35mm slides scanner clarification questions

Discussion in 'Digital Photography' started by All Things Mopar, Feb 16, 2006.

  1. I was at my fav camera store today buying Canon L-glass 17-
    40mm and 24-70mm lenses. I knew he carried Nikon scanners, so
    we talked about them as well.

    He has both sold and personally used the Coolscan V ED, 5000
    ED, and 9000 ED. In my first post I asked the more general
    question of what people recommended with the main criteria
    being able to bulk scan. I thank everyone who replied. I
    learned a great deal. I learned even more from my local store
    manager.

    First, he says that since I'm in no hurry, I should wait until
    after PMA to see what's new, with some likelihood of current
    models dropping in price.

    I asked him what he thought I needed, since he knows quite
    well what I do and my level of expertise. He /strongly/
    advised me /not/ to buy any Coolscan scanner with to optional
    bulk tray. He says that nearly 100% of what he sold last year
    came back, one 3 times. The buyers eventually kept the
    scanner, which worked flawlessly with the built-in f-slide
    holder, and returned the larger tray. The alleged problem was
    continual jams loading new slides, in some case with very
    difficult extraction.

    We also talked about Digital ICE and Kodachrome. So, here's
    some fresh questions to help people focus on what I think I
    heard today, and offer their personal experience. As to Braun,
    he knows about it, but can't get them. He predicted they would
    also jam, but that's just supposition.

    1) If anyone has the Braun SlideScan 4000, what has your
    experience been with either of Braun's optional trays, the
    straight one or the circular 100 job. I (now) understand that
    I would have to swap slides from my Kodak Carousel trays to
    anything I buy, which I can live with.

    Is the Braun relatively jam-free in bulk mode?

    2) Again to the Braun 4000, I would scan at 1800 DPI, not
    3600. If my calculator is correct, that would give me about
    approx. 2.4 mega pixels, which is plenty for me. Braun claims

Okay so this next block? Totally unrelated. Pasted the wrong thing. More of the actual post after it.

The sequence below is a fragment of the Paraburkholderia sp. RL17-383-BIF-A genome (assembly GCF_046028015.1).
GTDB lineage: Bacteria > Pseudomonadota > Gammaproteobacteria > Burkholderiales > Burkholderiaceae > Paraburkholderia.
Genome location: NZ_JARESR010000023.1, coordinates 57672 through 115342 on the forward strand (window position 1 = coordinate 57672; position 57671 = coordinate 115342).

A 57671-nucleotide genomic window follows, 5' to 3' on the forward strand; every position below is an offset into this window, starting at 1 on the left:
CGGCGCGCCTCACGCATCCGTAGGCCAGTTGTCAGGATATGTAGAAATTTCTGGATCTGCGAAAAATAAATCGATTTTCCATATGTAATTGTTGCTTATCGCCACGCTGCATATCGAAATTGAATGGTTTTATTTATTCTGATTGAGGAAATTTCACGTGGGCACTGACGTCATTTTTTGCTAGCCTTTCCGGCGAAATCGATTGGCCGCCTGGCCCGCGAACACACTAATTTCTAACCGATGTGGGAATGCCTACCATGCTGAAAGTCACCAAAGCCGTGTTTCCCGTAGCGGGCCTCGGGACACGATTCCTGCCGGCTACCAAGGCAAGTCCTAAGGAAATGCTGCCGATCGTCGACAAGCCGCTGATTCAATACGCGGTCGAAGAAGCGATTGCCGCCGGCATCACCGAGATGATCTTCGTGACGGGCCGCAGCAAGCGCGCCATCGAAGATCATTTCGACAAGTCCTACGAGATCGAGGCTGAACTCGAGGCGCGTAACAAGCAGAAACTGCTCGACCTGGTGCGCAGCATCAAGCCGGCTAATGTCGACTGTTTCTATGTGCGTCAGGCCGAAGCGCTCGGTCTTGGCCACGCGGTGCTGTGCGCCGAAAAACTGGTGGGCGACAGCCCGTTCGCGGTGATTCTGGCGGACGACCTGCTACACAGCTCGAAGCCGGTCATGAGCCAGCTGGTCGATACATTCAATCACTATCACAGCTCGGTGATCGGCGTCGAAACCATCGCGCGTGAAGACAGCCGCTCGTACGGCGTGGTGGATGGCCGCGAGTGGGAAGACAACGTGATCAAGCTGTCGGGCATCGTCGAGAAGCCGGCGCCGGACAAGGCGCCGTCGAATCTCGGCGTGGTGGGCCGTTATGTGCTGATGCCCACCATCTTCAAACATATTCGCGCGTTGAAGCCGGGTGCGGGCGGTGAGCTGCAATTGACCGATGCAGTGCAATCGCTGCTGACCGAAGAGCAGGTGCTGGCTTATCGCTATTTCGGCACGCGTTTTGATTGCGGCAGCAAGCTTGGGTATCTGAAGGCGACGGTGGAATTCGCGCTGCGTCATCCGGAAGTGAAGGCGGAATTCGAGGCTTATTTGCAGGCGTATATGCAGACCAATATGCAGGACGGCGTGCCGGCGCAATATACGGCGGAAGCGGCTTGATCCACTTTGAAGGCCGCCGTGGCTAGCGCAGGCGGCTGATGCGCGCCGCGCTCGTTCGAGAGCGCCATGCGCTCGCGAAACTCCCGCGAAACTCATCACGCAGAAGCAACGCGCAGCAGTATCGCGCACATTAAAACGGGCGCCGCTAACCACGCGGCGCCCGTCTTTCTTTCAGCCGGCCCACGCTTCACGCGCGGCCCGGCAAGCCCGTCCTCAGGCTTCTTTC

a scan speed with ICE off at 60 seconds, but I'm skeptical of
    that. What is your experience? And, how long does it take with
    ICE turned on?

    3) For any Nikon Coolscan, same questions basically"

    a) What is your experience with the bulk loader? Work OK, work
    sorta, or jam-city?

    b) If I read the Nikon 500 specs right, the smallest image
    size is in 12 mega pixel range, which is really overkill for
    me. So, my question is, what is your experience with per-slide
    scan times with ICE off and with ICE on?

    5) What is your experience scanning Kodachrome slides with
    Digital ICE turned on. Again, my local store manager says he
    has had excellent results. The only thing he does is turn the
    slide emulsion side up, so ICE doesn't mistake the emulsion 3-
    D effect as dust, and do a 600 wet sandpaper job on it. He
    says that his customers also report good success, but he was
    more vague on that.

    6) Finally, I assume that both Braun and Nikon scanning
    software has masks for common negative film types, certainly
    Kodak and Agfa. I have only a small number of negs and they're
    all Kodak. If I assume right, is the Coolscan color rendition
    sufficiently accurate?

    Six new questions is a lot, I know. If it results in too much
    length and confusion, I will wait a day or two and come back
    with smaller bites.

    Thank you all for any and all advice and recommendations on
    what works and what doesn't. And, since I have only 35mm and
    no medium format, I do go with my camera store manager that I
    don't need the big Nikon.

    --
    ATM, aka Jerry
    All Things Mopar, Feb 16, 2006
    #1
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  2. All Things Mopar

    Battleax Guest

    Man, you are high maintenance, lol
    Battleax, Feb 16, 2006
    #2
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  3. All Things Mopar

    rafe b Guest

    "All Things Mopar" <> wrote in message
    news:Xns976CADBD1893DReplyID@216.196.97.131...

    > 6) Finally, I assume that both Braun and Nikon scanning
    > software has masks for common negative film types, certainly
    > Kodak and Agfa. I have only a small number of negs and they're
    > all Kodak. If I assume right, is the Coolscan color rendition
    > sufficiently accurate?



    NikonScan has no special profiles for films,
    either chromes or C41.

    SilverFast and Vuescan have "profiles" for
    common C41 films. I don't use VueScan
    much, and when I do, I don't use these
    profiles.

    As I mentioned earlier, I've never heard of
    a single mention of the Braun scanners, in years
    on various scanner lists.

    Yes, I have heard of complaints with the Nikon
    slide bulk feeders, but since I don't use one, I
    never paid them much mind.



    rafe b
    www.terrapinphoto.com